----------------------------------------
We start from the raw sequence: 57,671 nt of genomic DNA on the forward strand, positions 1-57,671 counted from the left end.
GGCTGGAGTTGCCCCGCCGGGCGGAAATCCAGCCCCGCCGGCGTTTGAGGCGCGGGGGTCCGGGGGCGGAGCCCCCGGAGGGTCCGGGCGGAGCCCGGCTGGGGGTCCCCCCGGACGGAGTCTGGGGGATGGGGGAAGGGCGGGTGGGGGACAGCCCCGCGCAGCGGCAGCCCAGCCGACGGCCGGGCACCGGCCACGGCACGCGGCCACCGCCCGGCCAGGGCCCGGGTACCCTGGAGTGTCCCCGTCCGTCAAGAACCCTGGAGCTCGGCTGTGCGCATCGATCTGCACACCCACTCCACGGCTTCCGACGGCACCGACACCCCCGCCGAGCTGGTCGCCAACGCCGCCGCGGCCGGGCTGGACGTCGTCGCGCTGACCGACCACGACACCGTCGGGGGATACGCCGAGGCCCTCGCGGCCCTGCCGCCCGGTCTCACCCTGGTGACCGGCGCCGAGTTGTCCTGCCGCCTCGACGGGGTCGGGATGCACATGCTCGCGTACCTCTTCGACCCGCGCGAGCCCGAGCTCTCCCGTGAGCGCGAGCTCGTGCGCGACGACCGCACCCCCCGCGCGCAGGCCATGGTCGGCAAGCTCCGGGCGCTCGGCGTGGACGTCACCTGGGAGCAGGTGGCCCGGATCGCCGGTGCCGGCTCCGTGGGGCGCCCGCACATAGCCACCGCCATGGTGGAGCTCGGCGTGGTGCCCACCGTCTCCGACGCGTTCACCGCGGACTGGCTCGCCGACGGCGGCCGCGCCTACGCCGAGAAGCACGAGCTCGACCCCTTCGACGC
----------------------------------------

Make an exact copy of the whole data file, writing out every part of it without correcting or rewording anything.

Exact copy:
We start from the raw sequence: 57,671 nt of genomic DNA on the forward strand, positions 1-57,671 counted from the left end.
GGCTGGAGTTGCCCCGCCGGGCGGAAATCCAGCCCCGCCGGCGTTTGAGGCGCGGGGGTCCGGGGGCGGAGCCCCCGGAGGGTCCGGGCGGAGCCCGGCTGGGGGTCCCCCCGGACGGAGTCTGGGGGATGGGGGAAGGGCGGGTGGGGGACAGCCCCGCGCAGCGGCAGCCCAGCCGACGGCCGGGCACCGGCCACGGCACGCGGCCACCGCCCGGCCAGGGCCCGGGTACCCTGGAGTGTCCCCGTCCGTCAAGAACCCTGGAGCTCGGCTGTGCGCATCGATCTGCACACCCACTCCACGGCTTCCGACGGCACCGACACCCCCGCCGAGCTGGTCGCCAACGCCGCCGCGGCCGGGCTGGACGTCGTCGCGCTGACCGACCACGACACCGTCGGGGGATACGCCGAGGCCCTCGCGGCCCTGCCGCCCGGTCTCACCCTGGTGACCGGCGCCGAGTTGTCCTGCCGCCTCGACGGGGTCGGGATGCACATGCTCGCGTACCTCTTCGACCCGCGCGAGCCCGAGCTCTCCCGTGAGCGCGAGCTCGTGCGCGACGACCGCACCCCCCGCGCGCAGGCCATGGTCGGCAAGCTCCGGGCGCTCGGCGTGGACGTCACCTGGGAGCAGGTGGCCCGGATCGCCGGTGCCGGCTCCGTGGGGCGCCCGCACATAGCCACCGCCATGGTGGAGCTCGGCGTGGTGCCCACCGTCTCCGACGCGTTCACCGCGGACTGGCTCGCCGACGGCGGCCGCGCCTACGCCGAGAAGCACGAGCTCGACCCCTTCGACGC